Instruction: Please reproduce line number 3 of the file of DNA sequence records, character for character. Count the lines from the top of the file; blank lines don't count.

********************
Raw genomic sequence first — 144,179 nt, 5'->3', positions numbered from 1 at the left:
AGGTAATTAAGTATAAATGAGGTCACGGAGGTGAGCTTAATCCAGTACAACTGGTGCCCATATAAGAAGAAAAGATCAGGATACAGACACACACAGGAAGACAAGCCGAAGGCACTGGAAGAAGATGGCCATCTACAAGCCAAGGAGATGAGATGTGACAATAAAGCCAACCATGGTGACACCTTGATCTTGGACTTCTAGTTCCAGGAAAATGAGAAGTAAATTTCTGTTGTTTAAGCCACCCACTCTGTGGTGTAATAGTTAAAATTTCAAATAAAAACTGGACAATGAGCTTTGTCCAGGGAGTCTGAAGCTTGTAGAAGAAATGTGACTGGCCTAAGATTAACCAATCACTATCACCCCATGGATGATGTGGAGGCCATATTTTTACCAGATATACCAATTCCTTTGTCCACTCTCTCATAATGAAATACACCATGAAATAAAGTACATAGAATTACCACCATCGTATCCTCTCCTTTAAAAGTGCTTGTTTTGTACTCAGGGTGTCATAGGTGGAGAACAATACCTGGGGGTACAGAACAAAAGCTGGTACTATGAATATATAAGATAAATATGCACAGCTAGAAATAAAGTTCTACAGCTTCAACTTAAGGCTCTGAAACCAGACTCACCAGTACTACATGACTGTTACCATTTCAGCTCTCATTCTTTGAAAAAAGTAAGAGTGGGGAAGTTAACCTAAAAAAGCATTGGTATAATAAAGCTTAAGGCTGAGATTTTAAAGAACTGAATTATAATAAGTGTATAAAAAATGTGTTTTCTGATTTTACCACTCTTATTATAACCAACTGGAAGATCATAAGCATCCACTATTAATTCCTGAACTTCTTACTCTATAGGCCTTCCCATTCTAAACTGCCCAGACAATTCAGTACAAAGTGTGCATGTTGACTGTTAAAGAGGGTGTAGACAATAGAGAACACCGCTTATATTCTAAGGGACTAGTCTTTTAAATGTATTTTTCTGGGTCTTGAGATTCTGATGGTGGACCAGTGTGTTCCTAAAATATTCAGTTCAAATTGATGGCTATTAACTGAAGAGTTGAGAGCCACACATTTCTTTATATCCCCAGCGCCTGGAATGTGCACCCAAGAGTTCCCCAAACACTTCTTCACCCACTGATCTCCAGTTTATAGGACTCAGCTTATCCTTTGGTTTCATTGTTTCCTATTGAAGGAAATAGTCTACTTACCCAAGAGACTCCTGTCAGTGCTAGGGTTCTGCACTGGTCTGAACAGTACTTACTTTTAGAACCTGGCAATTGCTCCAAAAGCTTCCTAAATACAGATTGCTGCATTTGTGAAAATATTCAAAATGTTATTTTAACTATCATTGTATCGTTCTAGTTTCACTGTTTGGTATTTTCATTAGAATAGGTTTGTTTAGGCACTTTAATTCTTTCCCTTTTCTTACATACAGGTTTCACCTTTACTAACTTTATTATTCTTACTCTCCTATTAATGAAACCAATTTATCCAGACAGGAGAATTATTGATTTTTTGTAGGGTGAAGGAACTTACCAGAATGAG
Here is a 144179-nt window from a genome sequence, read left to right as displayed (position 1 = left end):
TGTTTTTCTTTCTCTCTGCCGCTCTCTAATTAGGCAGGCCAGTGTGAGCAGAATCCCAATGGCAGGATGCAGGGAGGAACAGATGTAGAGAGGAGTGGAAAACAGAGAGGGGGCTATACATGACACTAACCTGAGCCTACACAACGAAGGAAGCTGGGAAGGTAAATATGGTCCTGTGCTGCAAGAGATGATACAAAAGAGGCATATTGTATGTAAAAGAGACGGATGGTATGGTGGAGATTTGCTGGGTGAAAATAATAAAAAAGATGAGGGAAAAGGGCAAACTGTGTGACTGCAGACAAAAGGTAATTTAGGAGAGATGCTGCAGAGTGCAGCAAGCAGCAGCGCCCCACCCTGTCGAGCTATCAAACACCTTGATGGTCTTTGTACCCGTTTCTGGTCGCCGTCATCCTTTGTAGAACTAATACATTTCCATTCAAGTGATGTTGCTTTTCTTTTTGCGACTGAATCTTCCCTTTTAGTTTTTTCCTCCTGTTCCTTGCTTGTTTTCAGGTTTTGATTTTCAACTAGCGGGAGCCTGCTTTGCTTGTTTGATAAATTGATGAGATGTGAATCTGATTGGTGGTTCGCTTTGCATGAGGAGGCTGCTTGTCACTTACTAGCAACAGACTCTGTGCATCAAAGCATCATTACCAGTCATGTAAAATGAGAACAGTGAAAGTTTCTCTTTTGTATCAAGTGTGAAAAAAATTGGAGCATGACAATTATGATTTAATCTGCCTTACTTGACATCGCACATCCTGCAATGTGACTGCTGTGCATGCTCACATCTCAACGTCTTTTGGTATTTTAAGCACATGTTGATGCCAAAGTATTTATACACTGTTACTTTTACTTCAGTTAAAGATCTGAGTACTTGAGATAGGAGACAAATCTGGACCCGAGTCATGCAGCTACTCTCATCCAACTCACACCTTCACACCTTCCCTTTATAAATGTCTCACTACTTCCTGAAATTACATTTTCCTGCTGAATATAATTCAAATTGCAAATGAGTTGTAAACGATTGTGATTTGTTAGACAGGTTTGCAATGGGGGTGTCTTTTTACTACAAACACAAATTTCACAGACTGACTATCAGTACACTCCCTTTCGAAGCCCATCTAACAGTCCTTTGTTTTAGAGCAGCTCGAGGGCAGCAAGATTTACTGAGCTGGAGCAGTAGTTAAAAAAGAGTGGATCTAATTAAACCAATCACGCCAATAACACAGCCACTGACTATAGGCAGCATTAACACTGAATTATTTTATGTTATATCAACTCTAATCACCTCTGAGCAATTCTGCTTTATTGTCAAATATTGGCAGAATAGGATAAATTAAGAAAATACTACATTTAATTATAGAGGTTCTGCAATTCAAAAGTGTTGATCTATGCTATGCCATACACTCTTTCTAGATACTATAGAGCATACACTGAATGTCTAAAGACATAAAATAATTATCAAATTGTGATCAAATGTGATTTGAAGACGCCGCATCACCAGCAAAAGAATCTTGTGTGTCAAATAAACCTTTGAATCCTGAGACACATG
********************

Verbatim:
Here is a 144179-nt window from a genome sequence, read left to right as displayed (position 1 = left end):